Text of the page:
Art by Madeline Duvall
On July 22, Pepperdine announced that all courses for the fall 2020 semester will be delivered online. After previously planning for a partially in-person semester, predicted California ordinances finalized the decision to transition to remote learning. Student and faculty reactions were mixed.
“Zoom is different,” Professor Jeffrey Schultz wrote in an email. “Community is harder to come by when so many layers of technology are between us.”
Jeffrey Schultz wrote that his classes tend to be discussion-based and that the students usually lead the discussion.
“The rhythm and spontaneity of really great discussions require access to a lot of non-verbal cues that just don’t come across in video-conferencing,” Jeffrey Schultz wrote. “Zoom-based discussions have to be structured as Zoom-based discussions; the technology isn’t transparent; it dictates how things are done.”
Jeffrey Schultz wrote that in his 15 years of online teaching experience, he has consistently had more issues with academic dishonesty than in his in-person classes. He knows other professors who’ve experienced the same problem, but students shared different concerns.
First-year Jackson Murrieta said his main concern is building connections and fostering a strong sense of community, which he believes is now more daunting.
“The personal connections and classroom experience will be less impactful [in an] online learning [format],” junior Michael Kadlick said.
Kadlick said he plans to make a concerted effort to engage in the Zoom class sessions not only for better retention but also to help foster a sense of community. He said keeping in touch with friends could also help.
“Since I am a visual, interactive learner, online learning doesn’t really do a great job,” senior Sydney Schultz (no relation) said. “I lose the interaction, clues and sensory cues that I normally [would have], making it more difficult to [retain information].”
Sydney Schultz encountered numerous difficulties when the spring semester shifted online and expects similar results in the fall. She said she found online learning more challenging to engage with compared to in-person classes, which are held in an environment specifically designed for learning.
“I feel like I cannot just spend four hours studying as I could easily do at Pepperdine,” Sydney Schultz said.
Sydney Schultz said she is concerned about her family interrupting her Zoom classes and study sessions. She fears she will be unable to dedicate herself to her studies as fully in remote learning due to familial obligations.
“Last semester seemed hard because nobody was prepared, but now both students and professors have had time to adjust, so time will tell [if we’re better prepared],” Sydney Schultz said.
Sophomore Justus Johnson said he predicted that taking a heavy course load was going to be difficult online.
“Pepperdine has posted a lot that they’ve claimed to prepare us for the same rigor of courses on campus, but I just don’t see [it],” Johnson said.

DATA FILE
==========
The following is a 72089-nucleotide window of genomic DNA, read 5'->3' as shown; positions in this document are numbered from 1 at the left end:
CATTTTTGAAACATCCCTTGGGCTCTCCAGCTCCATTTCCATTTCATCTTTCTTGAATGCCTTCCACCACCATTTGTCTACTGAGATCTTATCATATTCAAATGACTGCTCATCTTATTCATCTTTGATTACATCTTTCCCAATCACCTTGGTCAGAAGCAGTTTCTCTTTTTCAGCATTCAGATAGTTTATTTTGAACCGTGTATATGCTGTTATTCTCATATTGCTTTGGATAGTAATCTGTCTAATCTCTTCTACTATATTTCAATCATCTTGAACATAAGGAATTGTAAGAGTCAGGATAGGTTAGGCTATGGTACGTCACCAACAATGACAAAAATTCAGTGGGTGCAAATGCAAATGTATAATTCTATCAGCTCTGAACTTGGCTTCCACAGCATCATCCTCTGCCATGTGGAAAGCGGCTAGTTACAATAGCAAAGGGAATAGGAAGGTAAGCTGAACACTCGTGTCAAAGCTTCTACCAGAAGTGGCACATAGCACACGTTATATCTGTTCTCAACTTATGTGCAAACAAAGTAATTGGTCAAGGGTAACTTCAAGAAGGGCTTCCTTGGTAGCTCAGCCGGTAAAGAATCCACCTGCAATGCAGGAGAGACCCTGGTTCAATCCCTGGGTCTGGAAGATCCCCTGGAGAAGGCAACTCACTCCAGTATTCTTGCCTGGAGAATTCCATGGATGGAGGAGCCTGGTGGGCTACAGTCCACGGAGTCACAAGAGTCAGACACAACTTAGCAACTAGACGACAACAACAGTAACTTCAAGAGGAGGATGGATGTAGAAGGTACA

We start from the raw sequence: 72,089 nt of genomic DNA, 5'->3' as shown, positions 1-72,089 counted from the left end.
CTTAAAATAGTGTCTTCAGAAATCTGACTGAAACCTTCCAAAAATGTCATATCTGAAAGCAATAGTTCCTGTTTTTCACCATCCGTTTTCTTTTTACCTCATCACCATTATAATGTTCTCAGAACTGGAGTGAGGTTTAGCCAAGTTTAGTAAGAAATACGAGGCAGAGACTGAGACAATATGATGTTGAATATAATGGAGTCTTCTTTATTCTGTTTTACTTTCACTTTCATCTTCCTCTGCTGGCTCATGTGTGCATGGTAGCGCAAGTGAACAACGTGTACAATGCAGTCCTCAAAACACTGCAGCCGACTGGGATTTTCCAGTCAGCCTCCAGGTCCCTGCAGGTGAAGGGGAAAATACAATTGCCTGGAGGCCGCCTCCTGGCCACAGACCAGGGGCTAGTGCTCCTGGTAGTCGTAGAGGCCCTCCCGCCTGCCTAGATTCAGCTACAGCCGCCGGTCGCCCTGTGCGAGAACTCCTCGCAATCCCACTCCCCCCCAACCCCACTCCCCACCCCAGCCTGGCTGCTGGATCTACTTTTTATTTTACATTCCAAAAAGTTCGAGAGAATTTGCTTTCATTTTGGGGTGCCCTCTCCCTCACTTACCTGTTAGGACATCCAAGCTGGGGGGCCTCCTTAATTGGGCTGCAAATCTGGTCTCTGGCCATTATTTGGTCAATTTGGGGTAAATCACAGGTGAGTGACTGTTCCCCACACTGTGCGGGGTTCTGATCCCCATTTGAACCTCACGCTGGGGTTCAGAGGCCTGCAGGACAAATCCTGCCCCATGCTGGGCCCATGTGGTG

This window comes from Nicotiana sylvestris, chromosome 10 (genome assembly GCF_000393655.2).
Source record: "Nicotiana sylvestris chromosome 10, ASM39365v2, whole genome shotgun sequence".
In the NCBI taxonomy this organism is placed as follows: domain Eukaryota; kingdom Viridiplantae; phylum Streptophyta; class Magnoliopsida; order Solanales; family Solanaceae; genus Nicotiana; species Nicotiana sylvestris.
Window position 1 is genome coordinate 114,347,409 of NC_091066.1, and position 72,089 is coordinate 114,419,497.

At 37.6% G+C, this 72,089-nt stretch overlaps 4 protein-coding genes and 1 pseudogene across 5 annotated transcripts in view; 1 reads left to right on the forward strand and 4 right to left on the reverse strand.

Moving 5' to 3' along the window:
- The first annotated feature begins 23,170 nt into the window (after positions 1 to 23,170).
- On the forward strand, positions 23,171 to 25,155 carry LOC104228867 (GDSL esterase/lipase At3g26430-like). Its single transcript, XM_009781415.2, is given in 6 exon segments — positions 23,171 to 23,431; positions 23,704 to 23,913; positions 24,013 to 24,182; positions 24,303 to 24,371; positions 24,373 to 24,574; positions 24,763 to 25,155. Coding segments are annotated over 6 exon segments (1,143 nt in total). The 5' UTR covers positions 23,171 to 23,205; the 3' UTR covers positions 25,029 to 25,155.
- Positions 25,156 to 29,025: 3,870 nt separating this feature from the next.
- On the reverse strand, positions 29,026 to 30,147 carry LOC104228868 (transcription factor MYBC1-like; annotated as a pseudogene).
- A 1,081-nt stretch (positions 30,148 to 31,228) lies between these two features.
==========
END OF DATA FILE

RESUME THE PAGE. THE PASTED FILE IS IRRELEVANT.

Jeffrey Schultz wrote that all the tutorials, workshops and classes faculty has access to helped prepare them for what is to come. There’s been a free flow of information and communication in preparation for an online semester.
“I’ve had a number of discussions with people about course design and approaches to the online learning environment,” Jeffrey Schultz wrote. “A lot of resources are available to faculty, both formally and informally.”
Kadlick said that following the school’s decision for an online semester, students should remain focused on their goals. Despite aspects of student lives that are out of their control, they should take note of what is in their control and do the best they can. Johnson agreed with this sentiment.
“I think the best thing we can do is pace ourselves and work with ourselves; just be patient,” Johnson said.
Johnson said if someone knows they have a hard time getting up and going to class in-person, then taking a lighter course load would be a smart way to ensure a successful semester.
Murrieta said students should do their best to participate actively not only in class but also in extracurricular activities and clubs. He stressed the importance of connections with students and faculty alike.
Sydney Schultz said students should designate a specific place in their home as the “school zone.” She knew she couldn’t effectively do homework in her bed so having a separate study space made a difference in her success for the spring semester.
“I hope all of us, students and faculty, can bring a spirit of mutual aid to the semester,” Jeffrey Schultz wrote. “We’re all going to have to help each other out in order to create the sorts of environments where real learning can take place. Understanding and grace and patience are going to be really important qualities for all of us to bring to the table this semester.”
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